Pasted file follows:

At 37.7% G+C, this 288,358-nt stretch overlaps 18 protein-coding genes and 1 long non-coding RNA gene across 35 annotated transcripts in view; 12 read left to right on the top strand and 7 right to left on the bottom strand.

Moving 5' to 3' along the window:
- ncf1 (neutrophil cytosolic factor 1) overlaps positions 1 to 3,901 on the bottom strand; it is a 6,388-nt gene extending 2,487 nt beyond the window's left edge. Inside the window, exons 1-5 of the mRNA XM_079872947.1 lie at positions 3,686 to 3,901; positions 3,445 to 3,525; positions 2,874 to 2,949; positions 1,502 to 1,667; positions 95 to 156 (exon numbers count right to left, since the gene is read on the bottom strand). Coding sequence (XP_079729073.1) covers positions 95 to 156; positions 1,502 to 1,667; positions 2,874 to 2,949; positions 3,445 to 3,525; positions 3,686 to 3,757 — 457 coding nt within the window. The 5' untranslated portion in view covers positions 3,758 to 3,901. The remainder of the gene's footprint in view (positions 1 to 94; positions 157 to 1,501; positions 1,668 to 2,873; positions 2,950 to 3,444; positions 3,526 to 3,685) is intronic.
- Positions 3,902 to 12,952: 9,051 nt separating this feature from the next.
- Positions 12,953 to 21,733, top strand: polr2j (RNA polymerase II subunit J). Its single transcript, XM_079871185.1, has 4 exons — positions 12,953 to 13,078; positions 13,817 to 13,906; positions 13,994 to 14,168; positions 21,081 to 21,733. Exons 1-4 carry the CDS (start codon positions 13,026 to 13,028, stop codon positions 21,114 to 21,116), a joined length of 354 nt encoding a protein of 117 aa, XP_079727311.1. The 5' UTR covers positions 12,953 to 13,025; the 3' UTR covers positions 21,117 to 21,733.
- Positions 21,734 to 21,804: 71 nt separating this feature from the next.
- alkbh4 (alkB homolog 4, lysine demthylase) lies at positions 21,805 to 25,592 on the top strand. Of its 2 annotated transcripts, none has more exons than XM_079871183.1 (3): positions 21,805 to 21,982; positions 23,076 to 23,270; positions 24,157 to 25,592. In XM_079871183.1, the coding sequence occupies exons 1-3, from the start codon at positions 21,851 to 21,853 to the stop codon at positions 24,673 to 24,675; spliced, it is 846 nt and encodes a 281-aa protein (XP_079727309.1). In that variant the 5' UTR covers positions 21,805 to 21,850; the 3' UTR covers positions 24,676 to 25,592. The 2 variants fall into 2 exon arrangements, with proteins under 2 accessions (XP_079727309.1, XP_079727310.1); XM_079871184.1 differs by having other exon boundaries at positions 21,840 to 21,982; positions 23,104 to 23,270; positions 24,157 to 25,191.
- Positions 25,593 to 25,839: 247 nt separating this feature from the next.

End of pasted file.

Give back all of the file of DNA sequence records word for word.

At 37.7% G+C, this 288,358-nt stretch overlaps 18 protein-coding genes and 1 long non-coding RNA gene across 35 annotated transcripts in view; 12 read left to right on the top strand and 7 right to left on the bottom strand.

Moving 5' to 3' along the window:
- ncf1 (neutrophil cytosolic factor 1) overlaps positions 1 to 3,901 on the bottom strand; it is a 6,388-nt gene extending 2,487 nt beyond the window's left edge. Inside the window, exons 1-5 of the mRNA XM_079872947.1 lie at positions 3,686 to 3,901; positions 3,445 to 3,525; positions 2,874 to 2,949; positions 1,502 to 1,667; positions 95 to 156 (exon numbers count right to left, since the gene is read on the bottom strand). Coding sequence (XP_079729073.1) covers positions 95 to 156; positions 1,502 to 1,667; positions 2,874 to 2,949; positions 3,445 to 3,525; positions 3,686 to 3,757 — 457 coding nt within the window. The 5' untranslated portion in view covers positions 3,758 to 3,901. The remainder of the gene's footprint in view (positions 1 to 94; positions 157 to 1,501; positions 1,668 to 2,873; positions 2,950 to 3,444; positions 3,526 to 3,685) is intronic.
- Positions 3,902 to 12,952: 9,051 nt separating this feature from the next.
- Positions 12,953 to 21,733, top strand: polr2j (RNA polymerase II subunit J). Its single transcript, XM_079871185.1, has 4 exons — positions 12,953 to 13,078; positions 13,817 to 13,906; positions 13,994 to 14,168; positions 21,081 to 21,733. Exons 1-4 carry the CDS (start codon positions 13,026 to 13,028, stop codon positions 21,114 to 21,116), a joined length of 354 nt encoding a protein of 117 aa, XP_079727311.1. The 5' UTR covers positions 12,953 to 13,025; the 3' UTR covers positions 21,117 to 21,733.
- Positions 21,734 to 21,804: 71 nt separating this feature from the next.
- alkbh4 (alkB homolog 4, lysine demthylase) lies at positions 21,805 to 25,592 on the top strand. Of its 2 annotated transcripts, none has more exons than XM_079871183.1 (3): positions 21,805 to 21,982; positions 23,076 to 23,270; positions 24,157 to 25,592. In XM_079871183.1, the coding sequence occupies exons 1-3, from the start codon at positions 21,851 to 21,853 to the stop codon at positions 24,673 to 24,675; spliced, it is 846 nt and encodes a 281-aa protein (XP_079727309.1). In that variant the 5' UTR covers positions 21,805 to 21,850; the 3' UTR covers positions 24,676 to 25,592. The 2 variants fall into 2 exon arrangements, with proteins under 2 accessions (XP_079727309.1, XP_079727310.1); XM_079871184.1 differs by having other exon boundaries at positions 21,840 to 21,982; positions 23,104 to 23,270; positions 24,157 to 25,191.
- Positions 25,593 to 25,839: 247 nt separating this feature from the next.